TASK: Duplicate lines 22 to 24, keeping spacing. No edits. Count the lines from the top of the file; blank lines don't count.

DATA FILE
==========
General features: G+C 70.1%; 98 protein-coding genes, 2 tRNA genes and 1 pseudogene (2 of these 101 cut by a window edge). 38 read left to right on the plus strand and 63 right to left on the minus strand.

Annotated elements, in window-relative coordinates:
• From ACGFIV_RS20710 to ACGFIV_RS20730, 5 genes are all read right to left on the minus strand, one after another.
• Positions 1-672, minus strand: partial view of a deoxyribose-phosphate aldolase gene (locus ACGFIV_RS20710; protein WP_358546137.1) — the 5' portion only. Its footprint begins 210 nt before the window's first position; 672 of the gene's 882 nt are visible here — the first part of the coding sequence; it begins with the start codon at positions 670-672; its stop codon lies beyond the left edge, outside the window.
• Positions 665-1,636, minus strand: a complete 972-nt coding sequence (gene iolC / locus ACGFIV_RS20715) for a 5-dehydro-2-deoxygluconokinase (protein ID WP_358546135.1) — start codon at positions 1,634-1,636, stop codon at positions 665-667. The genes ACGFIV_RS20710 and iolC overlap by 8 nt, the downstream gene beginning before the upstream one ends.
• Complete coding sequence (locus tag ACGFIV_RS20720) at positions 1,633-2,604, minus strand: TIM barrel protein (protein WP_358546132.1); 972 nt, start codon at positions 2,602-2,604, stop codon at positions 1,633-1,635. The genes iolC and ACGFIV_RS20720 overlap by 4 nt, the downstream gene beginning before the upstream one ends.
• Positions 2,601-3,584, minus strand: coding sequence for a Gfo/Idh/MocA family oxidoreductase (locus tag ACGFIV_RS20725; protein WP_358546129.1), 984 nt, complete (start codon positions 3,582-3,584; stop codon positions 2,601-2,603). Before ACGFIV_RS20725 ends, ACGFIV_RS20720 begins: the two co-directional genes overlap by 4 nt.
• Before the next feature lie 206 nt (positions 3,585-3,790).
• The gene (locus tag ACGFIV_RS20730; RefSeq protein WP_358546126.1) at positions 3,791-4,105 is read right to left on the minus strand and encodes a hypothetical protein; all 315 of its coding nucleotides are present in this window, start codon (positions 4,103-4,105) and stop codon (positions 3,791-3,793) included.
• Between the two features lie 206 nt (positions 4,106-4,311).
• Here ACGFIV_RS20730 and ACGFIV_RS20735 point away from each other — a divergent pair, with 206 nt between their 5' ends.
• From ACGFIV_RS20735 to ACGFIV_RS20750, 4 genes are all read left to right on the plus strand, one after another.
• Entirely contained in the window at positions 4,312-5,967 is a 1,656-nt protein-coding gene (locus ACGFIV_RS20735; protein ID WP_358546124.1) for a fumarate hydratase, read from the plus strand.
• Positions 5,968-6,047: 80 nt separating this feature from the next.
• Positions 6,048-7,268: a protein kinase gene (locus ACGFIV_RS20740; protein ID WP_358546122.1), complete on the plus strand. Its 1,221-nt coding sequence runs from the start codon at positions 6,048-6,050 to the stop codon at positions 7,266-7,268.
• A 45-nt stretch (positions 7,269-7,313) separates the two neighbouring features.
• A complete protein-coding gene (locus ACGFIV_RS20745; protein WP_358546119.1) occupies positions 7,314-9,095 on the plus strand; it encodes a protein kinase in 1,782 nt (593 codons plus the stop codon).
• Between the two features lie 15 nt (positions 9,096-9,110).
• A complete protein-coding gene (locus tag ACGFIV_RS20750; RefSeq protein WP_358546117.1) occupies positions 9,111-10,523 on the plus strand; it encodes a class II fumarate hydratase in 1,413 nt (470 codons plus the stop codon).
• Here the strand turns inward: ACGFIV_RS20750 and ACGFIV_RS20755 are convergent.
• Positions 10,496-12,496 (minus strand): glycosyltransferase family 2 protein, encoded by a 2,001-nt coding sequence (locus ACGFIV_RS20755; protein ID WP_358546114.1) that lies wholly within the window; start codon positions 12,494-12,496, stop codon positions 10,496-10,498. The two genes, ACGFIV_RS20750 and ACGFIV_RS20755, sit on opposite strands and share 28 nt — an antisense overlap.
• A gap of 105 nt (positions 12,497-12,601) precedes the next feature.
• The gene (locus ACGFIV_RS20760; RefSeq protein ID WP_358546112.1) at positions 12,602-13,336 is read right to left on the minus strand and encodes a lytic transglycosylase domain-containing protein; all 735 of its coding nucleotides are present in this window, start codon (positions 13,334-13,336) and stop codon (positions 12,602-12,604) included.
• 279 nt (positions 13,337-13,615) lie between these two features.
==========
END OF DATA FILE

• A gap of 105 nt (positions 12,497-12,601) precedes the next feature.
• The gene (locus ACGFIV_RS20760; RefSeq protein ID WP_358546112.1) at positions 12,602-13,336 is read right to left on the minus strand and encodes a lytic transglycosylase domain-containing protein; all 735 of its coding nucleotides are present in this window, start codon (positions 13,334-13,336) and stop codon (positions 12,602-12,604) included.
• 279 nt (positions 13,337-13,615) lie between these two features.